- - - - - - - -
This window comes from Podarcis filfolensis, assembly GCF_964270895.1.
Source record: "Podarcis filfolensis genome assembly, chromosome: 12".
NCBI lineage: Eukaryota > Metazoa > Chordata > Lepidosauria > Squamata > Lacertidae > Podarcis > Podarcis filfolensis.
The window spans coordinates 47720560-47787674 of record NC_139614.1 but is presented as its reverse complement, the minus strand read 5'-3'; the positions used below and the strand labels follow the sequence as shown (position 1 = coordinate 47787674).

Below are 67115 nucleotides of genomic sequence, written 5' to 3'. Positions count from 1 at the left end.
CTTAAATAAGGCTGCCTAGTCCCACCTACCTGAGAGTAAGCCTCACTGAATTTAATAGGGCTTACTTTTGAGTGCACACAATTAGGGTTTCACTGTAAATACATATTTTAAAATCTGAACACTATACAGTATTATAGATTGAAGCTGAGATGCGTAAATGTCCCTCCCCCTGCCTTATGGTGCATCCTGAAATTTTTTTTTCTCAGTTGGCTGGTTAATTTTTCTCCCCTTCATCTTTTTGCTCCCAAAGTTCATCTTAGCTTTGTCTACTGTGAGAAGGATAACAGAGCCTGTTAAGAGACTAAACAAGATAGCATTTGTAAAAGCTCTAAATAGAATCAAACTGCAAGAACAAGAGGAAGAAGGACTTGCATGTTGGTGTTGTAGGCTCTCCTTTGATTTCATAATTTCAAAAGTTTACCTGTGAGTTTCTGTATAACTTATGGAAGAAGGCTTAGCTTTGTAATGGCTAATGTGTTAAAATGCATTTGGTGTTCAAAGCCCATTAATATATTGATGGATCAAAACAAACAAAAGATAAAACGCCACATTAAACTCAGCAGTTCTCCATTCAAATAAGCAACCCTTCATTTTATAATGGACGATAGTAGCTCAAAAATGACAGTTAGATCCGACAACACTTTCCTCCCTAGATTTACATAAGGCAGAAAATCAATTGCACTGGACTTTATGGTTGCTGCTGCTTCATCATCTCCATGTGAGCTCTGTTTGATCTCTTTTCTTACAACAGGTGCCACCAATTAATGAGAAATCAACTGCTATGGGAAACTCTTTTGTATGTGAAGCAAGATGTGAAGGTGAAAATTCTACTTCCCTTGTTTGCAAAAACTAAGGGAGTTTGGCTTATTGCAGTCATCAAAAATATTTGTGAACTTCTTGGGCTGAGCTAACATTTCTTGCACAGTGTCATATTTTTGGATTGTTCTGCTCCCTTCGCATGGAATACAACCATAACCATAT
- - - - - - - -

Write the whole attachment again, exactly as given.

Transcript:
This window comes from Podarcis filfolensis, assembly GCF_964270895.1.
Source record: "Podarcis filfolensis genome assembly, chromosome: 12".
NCBI lineage: Eukaryota > Metazoa > Chordata > Lepidosauria > Squamata > Lacertidae > Podarcis > Podarcis filfolensis.
The window spans coordinates 47720560-47787674 of record NC_139614.1 but is presented as its reverse complement, the minus strand read 5'-3'; the positions used below and the strand labels follow the sequence as shown (position 1 = coordinate 47787674).

Below are 67115 nucleotides of genomic sequence, written 5' to 3'. Positions count from 1 at the left end.
CTTAAATAAGGCTGCCTAGTCCCACCTACCTGAGAGTAAGCCTCACTGAATTTAATAGGGCTTACTTTTGAGTGCACACAATTAGGGTTTCACTGTAAATACATATTTTAAAATCTGAACACTATACAGTATTATAGATTGAAGCTGAGATGCGTAAATGTCCCTCCCCCTGCCTTATGGTGCATCCTGAAATTTTTTTTTCTCAGTTGGCTGGTTAATTTTTCTCCCCTTCATCTTTTTGCTCCCAAAGTTCATCTTAGCTTTGTCTACTGTGAGAAGGATAACAGAGCCTGTTAAGAGACTAAACAAGATAGCATTTGTAAAAGCTCTAAATAGAATCAAACTGCAAGAACAAGAGGAAGAAGGACTTGCATGTTGGTGTTGTAGGCTCTCCTTTGATTTCATAATTTCAAAAGTTTACCTGTGAGTTTCTGTATAACTTATGGAAGAAGGCTTAGCTTTGTAATGGCTAATGTGTTAAAATGCATTTGGTGTTCAAAGCCCATTAATATATTGATGGATCAAAACAAACAAAAGATAAAACGCCACATTAAACTCAGCAGTTCTCCATTCAAATAAGCAACCCTTCATTTTATAATGGACGATAGTAGCTCAAAAATGACAGTTAGATCCGACAACACTTTCCTCCCTAGATTTACATAAGGCAGAAAATCAATTGCACTGGACTTTATGGTTGCTGCTGCTTCATCATCTCCATGTGAGCTCTGTTTGATCTCTTTTCTTACAACAGGTGCCACCAATTAATGAGAAATCAACTGCTATGGGAAACTCTTTTGTATGTGAAGCAAGATGTGAAGGTGAAAATTCTACTTCCCTTGTTTGCAAAAACTAAGGGAGTTTGGCTTATTGCAGTCATCAAAAATATTTGTGAACTTCTTGGGCTGAGCTAACATTTCTTGCACAGTGTCATATTTTTGGATTGTTCTGCTCCCTTCGCATGGAATACAACCATAACCATAT